When my daughter started remote kindergarten last month, the schedule sent to parents included more than reading, math, art and other traditional subjects. She’ll also have sessions devoted to “social and emotional learning.” Themes range from listening skills and reading nonverbal cues to how to spot and defuse bullying.
As millions of students start the school year at home, staring at glowing tablets, families worry that they will miss out on the intangible lessons in mutual understanding that come with spending hours a day with kids and adults outside their own household. We want children to grasp perspectives of people different from themselves. Yet in recent years, empathy — whether we can achieve it; whether it does the good we think — has become a vexed topic.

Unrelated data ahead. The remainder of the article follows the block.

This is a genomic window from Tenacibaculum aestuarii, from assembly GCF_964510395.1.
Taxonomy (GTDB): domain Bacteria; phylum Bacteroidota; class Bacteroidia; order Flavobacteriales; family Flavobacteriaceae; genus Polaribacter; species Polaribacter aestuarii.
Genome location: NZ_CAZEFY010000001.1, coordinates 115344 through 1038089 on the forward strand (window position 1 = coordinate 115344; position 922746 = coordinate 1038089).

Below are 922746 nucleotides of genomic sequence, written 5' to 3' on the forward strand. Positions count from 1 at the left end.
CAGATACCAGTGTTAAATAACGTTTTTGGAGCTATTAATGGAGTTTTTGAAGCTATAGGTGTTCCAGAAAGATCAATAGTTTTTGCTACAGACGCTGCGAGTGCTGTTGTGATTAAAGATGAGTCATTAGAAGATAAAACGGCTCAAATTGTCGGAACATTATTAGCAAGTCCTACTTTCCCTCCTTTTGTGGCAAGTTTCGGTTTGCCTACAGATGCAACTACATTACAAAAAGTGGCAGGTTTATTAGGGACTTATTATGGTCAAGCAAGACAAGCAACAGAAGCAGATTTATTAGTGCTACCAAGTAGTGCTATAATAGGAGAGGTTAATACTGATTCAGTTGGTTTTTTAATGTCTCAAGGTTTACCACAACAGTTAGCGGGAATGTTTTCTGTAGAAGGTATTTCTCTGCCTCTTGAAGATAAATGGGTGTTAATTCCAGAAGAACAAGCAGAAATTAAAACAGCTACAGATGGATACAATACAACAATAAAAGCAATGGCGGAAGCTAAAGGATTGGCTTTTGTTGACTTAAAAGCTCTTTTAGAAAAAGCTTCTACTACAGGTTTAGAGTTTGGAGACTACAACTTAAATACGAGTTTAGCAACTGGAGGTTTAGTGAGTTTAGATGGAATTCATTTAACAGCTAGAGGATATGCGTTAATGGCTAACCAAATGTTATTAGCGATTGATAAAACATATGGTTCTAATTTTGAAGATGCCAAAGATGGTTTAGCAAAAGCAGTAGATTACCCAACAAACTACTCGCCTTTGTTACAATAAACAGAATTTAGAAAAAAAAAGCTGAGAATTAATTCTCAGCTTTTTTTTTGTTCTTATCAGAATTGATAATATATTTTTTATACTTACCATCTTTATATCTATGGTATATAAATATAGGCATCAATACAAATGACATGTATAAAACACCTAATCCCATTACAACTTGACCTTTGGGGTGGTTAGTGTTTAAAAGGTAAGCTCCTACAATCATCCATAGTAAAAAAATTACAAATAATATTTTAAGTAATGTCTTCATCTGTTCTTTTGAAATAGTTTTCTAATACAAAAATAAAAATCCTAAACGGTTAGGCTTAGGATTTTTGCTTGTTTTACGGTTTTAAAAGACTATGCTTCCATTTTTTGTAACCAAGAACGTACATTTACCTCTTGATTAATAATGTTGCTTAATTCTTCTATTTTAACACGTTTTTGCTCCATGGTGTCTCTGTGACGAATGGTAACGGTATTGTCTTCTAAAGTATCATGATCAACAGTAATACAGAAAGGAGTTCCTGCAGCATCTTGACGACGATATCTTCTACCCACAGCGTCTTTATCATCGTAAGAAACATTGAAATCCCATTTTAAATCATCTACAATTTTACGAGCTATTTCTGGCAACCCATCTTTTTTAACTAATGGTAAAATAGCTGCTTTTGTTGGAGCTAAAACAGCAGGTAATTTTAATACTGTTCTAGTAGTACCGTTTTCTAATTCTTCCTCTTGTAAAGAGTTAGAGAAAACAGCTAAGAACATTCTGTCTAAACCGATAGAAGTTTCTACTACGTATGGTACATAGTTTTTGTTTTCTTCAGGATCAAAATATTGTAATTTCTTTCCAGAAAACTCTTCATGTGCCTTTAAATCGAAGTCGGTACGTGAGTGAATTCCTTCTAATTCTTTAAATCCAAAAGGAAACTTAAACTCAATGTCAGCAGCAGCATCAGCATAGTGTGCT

While teachers attempt to teach empathy through screens, the national context has become complicated in the months since the police killing of George Floyd. “Because our white leaders lack compassion and empathy, Black people continue to die,” wrote a columnist in The Chicago Sun-Times. When Joe Biden posted a video declaring that “the pain is too intense for one community to bear alone,” journalists called the message an effort to “project empathy” — while activists said empathy was not enough.
Image credit: Geoff McFetridge